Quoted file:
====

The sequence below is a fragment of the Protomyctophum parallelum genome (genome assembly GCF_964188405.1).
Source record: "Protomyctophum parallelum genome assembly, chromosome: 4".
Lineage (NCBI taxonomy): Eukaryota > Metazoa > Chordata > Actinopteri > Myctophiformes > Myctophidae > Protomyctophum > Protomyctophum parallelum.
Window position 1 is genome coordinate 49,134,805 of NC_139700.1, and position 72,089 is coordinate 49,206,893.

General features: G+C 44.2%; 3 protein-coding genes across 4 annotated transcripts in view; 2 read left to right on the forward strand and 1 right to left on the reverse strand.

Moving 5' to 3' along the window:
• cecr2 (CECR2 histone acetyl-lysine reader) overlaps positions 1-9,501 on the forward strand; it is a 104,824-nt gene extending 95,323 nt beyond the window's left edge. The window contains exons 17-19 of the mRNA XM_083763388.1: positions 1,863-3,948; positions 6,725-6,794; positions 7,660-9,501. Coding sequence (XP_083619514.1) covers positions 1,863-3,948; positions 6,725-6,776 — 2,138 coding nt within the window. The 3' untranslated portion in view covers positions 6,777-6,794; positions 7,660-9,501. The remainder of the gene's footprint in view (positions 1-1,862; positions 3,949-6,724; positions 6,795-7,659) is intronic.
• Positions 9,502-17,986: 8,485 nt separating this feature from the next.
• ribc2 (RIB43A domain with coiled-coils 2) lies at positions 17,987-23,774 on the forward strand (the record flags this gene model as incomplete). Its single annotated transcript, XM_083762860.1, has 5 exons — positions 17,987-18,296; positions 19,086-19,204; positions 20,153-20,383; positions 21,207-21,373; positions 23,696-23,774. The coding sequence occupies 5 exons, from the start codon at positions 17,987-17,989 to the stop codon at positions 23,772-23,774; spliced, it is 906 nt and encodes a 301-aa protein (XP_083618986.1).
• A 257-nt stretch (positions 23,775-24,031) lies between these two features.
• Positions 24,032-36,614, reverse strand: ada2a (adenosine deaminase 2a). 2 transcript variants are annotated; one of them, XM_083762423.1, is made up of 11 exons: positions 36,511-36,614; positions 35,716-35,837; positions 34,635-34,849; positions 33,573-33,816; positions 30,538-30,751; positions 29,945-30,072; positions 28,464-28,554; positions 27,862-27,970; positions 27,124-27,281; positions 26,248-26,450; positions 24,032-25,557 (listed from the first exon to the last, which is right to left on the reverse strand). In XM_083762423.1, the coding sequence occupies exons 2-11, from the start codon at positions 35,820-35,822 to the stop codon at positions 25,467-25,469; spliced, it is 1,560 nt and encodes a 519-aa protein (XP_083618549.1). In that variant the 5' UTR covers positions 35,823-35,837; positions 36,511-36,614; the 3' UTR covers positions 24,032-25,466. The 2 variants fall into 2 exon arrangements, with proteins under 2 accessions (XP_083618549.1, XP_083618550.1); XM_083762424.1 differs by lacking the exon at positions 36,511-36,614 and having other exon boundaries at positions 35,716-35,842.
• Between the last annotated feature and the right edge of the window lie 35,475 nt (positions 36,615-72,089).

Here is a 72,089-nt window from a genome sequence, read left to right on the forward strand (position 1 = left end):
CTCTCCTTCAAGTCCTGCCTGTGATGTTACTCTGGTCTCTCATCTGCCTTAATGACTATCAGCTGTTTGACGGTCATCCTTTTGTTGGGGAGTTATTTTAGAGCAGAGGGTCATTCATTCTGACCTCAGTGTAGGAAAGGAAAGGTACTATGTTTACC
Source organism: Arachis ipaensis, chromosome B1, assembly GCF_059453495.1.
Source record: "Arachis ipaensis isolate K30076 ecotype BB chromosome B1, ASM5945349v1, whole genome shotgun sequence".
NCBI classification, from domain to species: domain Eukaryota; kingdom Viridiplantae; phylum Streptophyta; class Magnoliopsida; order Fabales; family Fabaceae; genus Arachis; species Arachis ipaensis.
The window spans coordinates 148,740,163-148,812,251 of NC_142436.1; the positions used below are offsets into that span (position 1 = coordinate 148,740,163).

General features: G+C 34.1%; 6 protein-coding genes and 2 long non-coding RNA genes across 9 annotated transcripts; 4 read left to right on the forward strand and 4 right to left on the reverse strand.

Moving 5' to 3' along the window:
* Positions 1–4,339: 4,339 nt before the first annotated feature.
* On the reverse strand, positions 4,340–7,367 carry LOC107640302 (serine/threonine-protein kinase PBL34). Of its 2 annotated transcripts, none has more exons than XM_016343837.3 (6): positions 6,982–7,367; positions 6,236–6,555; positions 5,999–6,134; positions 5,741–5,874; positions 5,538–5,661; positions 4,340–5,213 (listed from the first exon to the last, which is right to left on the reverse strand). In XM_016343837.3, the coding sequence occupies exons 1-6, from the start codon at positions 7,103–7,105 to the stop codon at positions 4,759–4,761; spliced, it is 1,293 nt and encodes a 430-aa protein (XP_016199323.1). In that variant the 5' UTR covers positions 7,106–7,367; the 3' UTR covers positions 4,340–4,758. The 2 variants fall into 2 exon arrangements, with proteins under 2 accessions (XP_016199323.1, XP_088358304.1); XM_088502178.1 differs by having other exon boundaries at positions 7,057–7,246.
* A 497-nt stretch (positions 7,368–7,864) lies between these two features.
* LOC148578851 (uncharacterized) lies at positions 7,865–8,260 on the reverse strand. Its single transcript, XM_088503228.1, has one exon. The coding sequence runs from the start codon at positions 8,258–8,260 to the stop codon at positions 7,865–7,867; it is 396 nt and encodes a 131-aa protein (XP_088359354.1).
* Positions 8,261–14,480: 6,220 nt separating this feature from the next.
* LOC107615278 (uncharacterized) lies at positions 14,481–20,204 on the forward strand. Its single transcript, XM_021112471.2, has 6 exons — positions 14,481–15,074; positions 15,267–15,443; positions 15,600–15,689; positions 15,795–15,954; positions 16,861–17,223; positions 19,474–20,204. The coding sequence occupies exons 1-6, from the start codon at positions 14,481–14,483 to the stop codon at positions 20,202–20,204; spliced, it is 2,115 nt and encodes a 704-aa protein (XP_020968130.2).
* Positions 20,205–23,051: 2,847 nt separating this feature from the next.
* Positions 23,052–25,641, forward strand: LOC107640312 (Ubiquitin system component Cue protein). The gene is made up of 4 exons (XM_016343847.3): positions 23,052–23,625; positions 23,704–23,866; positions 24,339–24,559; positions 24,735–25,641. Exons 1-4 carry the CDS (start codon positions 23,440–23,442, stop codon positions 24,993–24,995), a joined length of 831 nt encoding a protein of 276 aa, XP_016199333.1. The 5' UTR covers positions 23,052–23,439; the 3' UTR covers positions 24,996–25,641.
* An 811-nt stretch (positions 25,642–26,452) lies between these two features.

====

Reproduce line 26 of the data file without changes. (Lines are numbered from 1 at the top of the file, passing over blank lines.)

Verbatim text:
* LOC107615278 (uncharacterized) lies at positions 14,481–20,204 on the forward strand. Its single transcript, XM_021112471.2, has 6 exons — positions 14,481–15,074; positions 15,267–15,443; positions 15,600–15,689; positions 15,795–15,954; positions 16,861–17,223; positions 19,474–20,204. The coding sequence occupies exons 1-6, from the start codon at positions 14,481–14,483 to the stop codon at positions 20,202–20,204; spliced, it is 2,115 nt and encodes a 704-aa protein (XP_020968130.2).